On Wednesday, I said US Senators Joe Manchin and Kyrsten Sinema, perhaps the most conservative Democrats in the United States Congress, didn't have much incentive to support raising the minimum hourly wage from $7.50 to $15. Their states already have minimum rates higher than the federal rate. Whatever incentive they did have pretty much vanished after the Senate parliamentarian ruled the provision for raising the minimum did not meet its requirement for passing legislation by way of "budget reconciliation"—a simple majority rather than a 60-vote supermajority.
This we understand. We also understand that once the parliamentarian announced her ruling, none of the Democrats made a stink or cried out for Kamala Harris to overrule the adjudicator or called on Manchin and others to get the hell out of the way so Joe Biden could live up to his promise or this is me totally lying all of this happened. US Representative Alexandria Ocasio-Cortez was the loudest but not the only voice of dissent: "As a representative of a community that is very deeply impacted by this issue, I know that going back to my family's community in the Bronx and in Queens, we can't tell them that this didn't get done because of an unelected parliamentarian," she said.
You often hear it said by pundits who are impatient with Democratic dithering that they are sick and tired of the Democrats playing by the Republicans' rules. You can count me among that number. I think it's important, however, to pay attention to the results of our incessant complaining. That Ocasio-Cortez and a goodly number of Senate Democrats are making noise about an "unelected parliamentarian"; that they are demanding a change to the "Byrd rule," which is so far preventing a minimum wage provision from being included in the larger $1.9 trillion covid relief package; that they are invoking the vice president's power as the president of the Senate to overrule the adjudicator; that they are calling for zapping the filibuster, which requires a 60-vote supermajority; that all of this is happening suggests the Democrats are no longer playing by the GOP's rules. They are in the process of creating their own rules now that they have the power. Indeed, they seem to have given their last full and final fuck.
I don't typically use salty language in the pages of the Editorial Board. I'm dropping an f-bomb for a reason: to shock us all into recognizing what's going on. It's no accident that while Ocasio-Cortez and the left-most flank of the Democratic Party continue raising hell, the right-most flank of the party, in the person of Manchin and Sinema and others, are not even bothering to see what the Republicans think about the current bill under consideration, the covid relief package. Neither is Joe Biden. In the past, Democratic presidents bent over backwards to give the Republicans something, anything, for the sake of the appearance of bipartisanship. Not this time. It's as if Gerry Connolly, the representative from Virginia, was speaking for the entire party when he said last week in a totally different context: "I didn't vote to overturn an election. And I will not be lectured [about partisanship] by people who did."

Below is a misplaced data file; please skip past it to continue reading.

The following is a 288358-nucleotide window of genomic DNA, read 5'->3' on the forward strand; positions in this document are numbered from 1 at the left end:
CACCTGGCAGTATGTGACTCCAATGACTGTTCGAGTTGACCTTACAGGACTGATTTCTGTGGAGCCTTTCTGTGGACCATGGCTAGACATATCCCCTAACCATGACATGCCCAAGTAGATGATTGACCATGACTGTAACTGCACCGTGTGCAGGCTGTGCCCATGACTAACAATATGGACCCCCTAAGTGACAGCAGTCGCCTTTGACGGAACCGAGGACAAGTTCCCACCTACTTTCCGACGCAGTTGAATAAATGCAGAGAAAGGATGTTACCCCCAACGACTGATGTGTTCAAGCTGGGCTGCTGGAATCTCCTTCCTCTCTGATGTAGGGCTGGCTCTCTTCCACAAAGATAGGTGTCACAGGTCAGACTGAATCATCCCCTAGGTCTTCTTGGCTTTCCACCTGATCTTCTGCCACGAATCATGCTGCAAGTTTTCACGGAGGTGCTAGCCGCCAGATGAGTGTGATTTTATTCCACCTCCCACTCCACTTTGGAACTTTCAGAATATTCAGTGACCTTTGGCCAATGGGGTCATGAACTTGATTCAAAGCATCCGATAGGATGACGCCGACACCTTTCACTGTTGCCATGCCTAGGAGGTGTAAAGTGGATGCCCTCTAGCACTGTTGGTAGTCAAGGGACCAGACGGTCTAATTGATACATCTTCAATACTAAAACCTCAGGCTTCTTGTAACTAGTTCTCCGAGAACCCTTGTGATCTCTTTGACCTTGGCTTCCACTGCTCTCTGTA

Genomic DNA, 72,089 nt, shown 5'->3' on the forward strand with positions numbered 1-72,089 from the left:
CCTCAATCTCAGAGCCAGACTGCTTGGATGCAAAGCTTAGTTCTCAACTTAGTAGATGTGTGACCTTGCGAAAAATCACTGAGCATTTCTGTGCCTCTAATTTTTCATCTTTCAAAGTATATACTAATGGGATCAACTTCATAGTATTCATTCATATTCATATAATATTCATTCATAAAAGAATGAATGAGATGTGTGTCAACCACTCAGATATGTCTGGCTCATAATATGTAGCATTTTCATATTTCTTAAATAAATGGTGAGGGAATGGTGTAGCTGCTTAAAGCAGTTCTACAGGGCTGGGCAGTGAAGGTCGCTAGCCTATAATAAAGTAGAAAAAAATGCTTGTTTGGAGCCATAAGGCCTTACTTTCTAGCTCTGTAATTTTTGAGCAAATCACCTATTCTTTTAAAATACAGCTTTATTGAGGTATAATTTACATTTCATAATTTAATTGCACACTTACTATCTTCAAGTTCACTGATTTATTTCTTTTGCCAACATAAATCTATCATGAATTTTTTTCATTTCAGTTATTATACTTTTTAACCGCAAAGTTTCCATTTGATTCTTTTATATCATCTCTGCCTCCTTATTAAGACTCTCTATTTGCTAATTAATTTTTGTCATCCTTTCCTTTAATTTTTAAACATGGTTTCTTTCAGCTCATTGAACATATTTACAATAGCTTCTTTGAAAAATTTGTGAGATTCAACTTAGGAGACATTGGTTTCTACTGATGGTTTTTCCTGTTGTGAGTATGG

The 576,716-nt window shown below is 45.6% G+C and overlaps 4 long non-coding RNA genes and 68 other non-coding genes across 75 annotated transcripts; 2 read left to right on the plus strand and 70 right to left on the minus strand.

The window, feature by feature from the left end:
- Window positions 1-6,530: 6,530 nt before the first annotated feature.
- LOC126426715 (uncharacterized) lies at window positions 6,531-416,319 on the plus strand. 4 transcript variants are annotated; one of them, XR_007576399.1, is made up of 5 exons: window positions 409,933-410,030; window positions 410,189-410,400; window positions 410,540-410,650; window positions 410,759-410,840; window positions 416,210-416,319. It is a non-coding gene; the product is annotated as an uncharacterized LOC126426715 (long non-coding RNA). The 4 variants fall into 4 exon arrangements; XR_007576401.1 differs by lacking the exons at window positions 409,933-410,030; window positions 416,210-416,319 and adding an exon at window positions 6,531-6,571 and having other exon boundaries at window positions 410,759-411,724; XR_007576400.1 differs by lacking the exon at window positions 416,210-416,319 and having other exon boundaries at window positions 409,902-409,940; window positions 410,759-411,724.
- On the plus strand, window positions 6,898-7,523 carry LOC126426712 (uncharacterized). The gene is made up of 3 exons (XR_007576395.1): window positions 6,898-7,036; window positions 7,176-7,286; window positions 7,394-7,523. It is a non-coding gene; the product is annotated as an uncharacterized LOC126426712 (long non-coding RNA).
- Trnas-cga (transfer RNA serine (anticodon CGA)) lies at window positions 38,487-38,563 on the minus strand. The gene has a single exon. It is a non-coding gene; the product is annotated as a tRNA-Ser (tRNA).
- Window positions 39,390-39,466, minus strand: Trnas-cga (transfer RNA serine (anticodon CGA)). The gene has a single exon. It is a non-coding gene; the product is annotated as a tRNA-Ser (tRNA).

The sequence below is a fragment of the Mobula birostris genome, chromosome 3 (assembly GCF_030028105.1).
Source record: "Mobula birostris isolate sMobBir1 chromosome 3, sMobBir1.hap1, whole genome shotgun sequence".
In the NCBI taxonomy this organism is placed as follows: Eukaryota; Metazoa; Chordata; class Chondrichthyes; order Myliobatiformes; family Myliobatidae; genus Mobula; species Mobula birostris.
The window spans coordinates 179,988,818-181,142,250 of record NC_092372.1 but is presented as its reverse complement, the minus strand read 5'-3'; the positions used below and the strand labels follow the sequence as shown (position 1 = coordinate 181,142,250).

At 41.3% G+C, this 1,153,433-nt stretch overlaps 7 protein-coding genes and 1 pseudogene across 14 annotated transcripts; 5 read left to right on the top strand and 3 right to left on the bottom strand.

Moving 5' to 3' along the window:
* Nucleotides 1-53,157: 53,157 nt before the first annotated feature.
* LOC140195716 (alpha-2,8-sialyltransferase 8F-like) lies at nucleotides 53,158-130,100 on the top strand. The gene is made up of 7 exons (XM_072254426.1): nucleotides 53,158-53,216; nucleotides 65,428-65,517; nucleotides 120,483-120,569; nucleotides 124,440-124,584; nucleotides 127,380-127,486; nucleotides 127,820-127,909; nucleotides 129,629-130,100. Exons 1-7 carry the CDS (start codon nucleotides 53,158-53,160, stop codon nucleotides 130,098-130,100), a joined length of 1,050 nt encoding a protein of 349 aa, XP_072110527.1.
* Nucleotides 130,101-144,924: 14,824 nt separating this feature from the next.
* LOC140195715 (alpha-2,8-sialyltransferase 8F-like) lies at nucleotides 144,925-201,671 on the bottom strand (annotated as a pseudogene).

Indeed, the sacking of the United States Capitol seems to have been the straw that broke the camel's back. Straws began accumulating after the election of the first Black president. Even the most conservative Democrat in the current Congress might have suspected that the Republicans would mount all-out resistance to Biden the way they did to Barack Obama, but before January 6, it was still possible to give them a small benefit of the doubt. It was still taboo to think of them as untrustworthy traitors. Then came January 6—snap!—the camel's back broke. And there's probably no going back.
Good. As I said Monday, you can't get anything done when fascists sit at the table of democratic politics. Asking the Republicans in either chamber to get involved in the president's legislative agenda is asking them to sabotage it. We can't afford that. The relief bill, though imperfect, must get out the door. Next up is a police reform bill. Then comes a big one, a new voting rights act that would outlaw voter ID laws, among other things. Both have already passed the House. The voting rights bill must pass the Senate in order to counteract movement in the states to suppress voting even more. The Big Lie that Donald Trump was robbed of victory on account of voter fraud is powering legislatures nationally to mount "extraordinary efforts to change the rules of voting and representation—and enhance their political clout," reported the Times.
The press corps has not quite caught up with the fact that the Democrats have run out of fucks. Reporters talk about bipartisanship as if the Republicans had not abandoned the very concept a long time ago. Reporters talk about it as if the Democrats should keep trying, as if bipartisanship were a kind of inherent good. What the press corps is missing, and hence what most others are missing, is that the Democratic Party is right now the full spectrum of legitimate partisanship. Whatever happens in the near future will most likely be the result of the Democrats playing by their own—new—rules.